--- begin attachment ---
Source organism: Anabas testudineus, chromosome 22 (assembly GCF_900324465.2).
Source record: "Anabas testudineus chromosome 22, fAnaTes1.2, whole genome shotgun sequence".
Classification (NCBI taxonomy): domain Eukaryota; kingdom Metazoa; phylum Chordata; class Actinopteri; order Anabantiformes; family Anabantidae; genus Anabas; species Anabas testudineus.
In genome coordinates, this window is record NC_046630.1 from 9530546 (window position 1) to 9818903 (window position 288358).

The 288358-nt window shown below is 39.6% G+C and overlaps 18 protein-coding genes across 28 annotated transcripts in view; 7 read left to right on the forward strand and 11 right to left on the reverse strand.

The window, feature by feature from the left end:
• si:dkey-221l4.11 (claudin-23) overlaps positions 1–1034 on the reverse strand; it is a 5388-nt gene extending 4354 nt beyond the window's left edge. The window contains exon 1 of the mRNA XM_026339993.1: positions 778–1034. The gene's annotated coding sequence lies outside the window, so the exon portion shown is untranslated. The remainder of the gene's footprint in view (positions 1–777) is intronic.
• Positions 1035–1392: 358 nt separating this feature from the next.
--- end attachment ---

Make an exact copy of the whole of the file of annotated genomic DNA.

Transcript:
Source organism: Anabas testudineus, chromosome 22 (assembly GCF_900324465.2).
Source record: "Anabas testudineus chromosome 22, fAnaTes1.2, whole genome shotgun sequence".
Classification (NCBI taxonomy): domain Eukaryota; kingdom Metazoa; phylum Chordata; class Actinopteri; order Anabantiformes; family Anabantidae; genus Anabas; species Anabas testudineus.
In genome coordinates, this window is record NC_046630.1 from 9530546 (window position 1) to 9818903 (window position 288358).

The 288358-nt window shown below is 39.6% G+C and overlaps 18 protein-coding genes across 28 annotated transcripts in view; 7 read left to right on the forward strand and 11 right to left on the reverse strand.

The window, feature by feature from the left end:
• si:dkey-221l4.11 (claudin-23) overlaps positions 1–1034 on the reverse strand; it is a 5388-nt gene extending 4354 nt beyond the window's left edge. The window contains exon 1 of the mRNA XM_026339993.1: positions 778–1034. The gene's annotated coding sequence lies outside the window, so the exon portion shown is untranslated. The remainder of the gene's footprint in view (positions 1–777) is intronic.
• Positions 1035–1392: 358 nt separating this feature from the next.